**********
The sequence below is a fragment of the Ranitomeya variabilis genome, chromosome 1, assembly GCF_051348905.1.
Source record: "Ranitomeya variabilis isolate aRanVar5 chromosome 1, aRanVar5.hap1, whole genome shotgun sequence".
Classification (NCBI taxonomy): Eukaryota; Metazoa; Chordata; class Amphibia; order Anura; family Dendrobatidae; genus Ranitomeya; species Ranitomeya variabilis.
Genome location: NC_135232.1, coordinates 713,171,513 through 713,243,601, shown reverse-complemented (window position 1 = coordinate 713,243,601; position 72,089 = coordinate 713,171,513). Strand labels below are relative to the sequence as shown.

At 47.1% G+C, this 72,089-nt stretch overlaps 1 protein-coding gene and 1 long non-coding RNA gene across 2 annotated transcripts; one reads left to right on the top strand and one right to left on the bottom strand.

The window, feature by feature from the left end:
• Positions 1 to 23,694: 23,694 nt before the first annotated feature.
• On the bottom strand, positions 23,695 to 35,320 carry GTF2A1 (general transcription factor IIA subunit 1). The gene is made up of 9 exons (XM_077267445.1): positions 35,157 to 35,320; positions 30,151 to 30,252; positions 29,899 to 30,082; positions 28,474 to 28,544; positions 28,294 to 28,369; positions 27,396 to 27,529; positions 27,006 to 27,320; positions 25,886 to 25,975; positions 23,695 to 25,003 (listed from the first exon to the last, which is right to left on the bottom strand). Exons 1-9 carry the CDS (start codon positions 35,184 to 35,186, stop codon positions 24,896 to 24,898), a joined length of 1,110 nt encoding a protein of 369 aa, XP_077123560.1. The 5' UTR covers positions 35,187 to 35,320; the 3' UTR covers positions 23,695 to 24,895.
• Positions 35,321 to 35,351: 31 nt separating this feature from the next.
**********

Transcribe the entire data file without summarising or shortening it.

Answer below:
The sequence below is a fragment of the Ranitomeya variabilis genome, chromosome 1, assembly GCF_051348905.1.
Source record: "Ranitomeya variabilis isolate aRanVar5 chromosome 1, aRanVar5.hap1, whole genome shotgun sequence".
Classification (NCBI taxonomy): Eukaryota; Metazoa; Chordata; class Amphibia; order Anura; family Dendrobatidae; genus Ranitomeya; species Ranitomeya variabilis.
Genome location: NC_135232.1, coordinates 713,171,513 through 713,243,601, shown reverse-complemented (window position 1 = coordinate 713,243,601; position 72,089 = coordinate 713,171,513). Strand labels below are relative to the sequence as shown.

At 47.1% G+C, this 72,089-nt stretch overlaps 1 protein-coding gene and 1 long non-coding RNA gene across 2 annotated transcripts; one reads left to right on the top strand and one right to left on the bottom strand.

The window, feature by feature from the left end:
• Positions 1 to 23,694: 23,694 nt before the first annotated feature.
• On the bottom strand, positions 23,695 to 35,320 carry GTF2A1 (general transcription factor IIA subunit 1). The gene is made up of 9 exons (XM_077267445.1): positions 35,157 to 35,320; positions 30,151 to 30,252; positions 29,899 to 30,082; positions 28,474 to 28,544; positions 28,294 to 28,369; positions 27,396 to 27,529; positions 27,006 to 27,320; positions 25,886 to 25,975; positions 23,695 to 25,003 (listed from the first exon to the last, which is right to left on the bottom strand). Exons 1-9 carry the CDS (start codon positions 35,184 to 35,186, stop codon positions 24,896 to 24,898), a joined length of 1,110 nt encoding a protein of 369 aa, XP_077123560.1. The 5' UTR covers positions 35,187 to 35,320; the 3' UTR covers positions 23,695 to 24,895.
• Positions 35,321 to 35,351: 31 nt separating this feature from the next.